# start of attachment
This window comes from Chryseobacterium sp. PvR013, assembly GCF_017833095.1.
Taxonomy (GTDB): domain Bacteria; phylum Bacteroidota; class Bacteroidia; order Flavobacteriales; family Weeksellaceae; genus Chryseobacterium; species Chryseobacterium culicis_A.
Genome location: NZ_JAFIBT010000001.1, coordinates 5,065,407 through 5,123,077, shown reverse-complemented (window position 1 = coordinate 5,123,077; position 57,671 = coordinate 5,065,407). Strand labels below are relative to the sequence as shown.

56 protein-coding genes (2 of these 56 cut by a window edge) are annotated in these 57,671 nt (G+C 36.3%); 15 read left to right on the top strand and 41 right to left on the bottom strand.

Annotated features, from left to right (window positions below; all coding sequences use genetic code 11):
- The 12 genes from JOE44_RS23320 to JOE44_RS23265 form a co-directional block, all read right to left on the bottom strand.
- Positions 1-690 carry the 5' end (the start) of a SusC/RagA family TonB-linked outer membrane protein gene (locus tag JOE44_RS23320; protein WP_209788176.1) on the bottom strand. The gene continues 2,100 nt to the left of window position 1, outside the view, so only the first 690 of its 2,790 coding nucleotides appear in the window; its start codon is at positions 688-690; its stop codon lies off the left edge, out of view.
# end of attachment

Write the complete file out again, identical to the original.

This window comes from Chryseobacterium sp. PvR013, assembly GCF_017833095.1.
Taxonomy (GTDB): domain Bacteria; phylum Bacteroidota; class Bacteroidia; order Flavobacteriales; family Weeksellaceae; genus Chryseobacterium; species Chryseobacterium culicis_A.
Genome location: NZ_JAFIBT010000001.1, coordinates 5,065,407 through 5,123,077, shown reverse-complemented (window position 1 = coordinate 5,123,077; position 57,671 = coordinate 5,065,407). Strand labels below are relative to the sequence as shown.

56 protein-coding genes (2 of these 56 cut by a window edge) are annotated in these 57,671 nt (G+C 36.3%); 15 read left to right on the top strand and 41 right to left on the bottom strand.

Annotated features, from left to right (window positions below; all coding sequences use genetic code 11):
- The 12 genes from JOE44_RS23320 to JOE44_RS23265 form a co-directional block, all read right to left on the bottom strand.
- Positions 1-690 carry the 5' end (the start) of a SusC/RagA family TonB-linked outer membrane protein gene (locus tag JOE44_RS23320; protein WP_209788176.1) on the bottom strand. The gene continues 2,100 nt to the left of window position 1, outside the view, so only the first 690 of its 2,790 coding nucleotides appear in the window; its start codon is at positions 688-690; its stop codon lies off the left edge, out of view.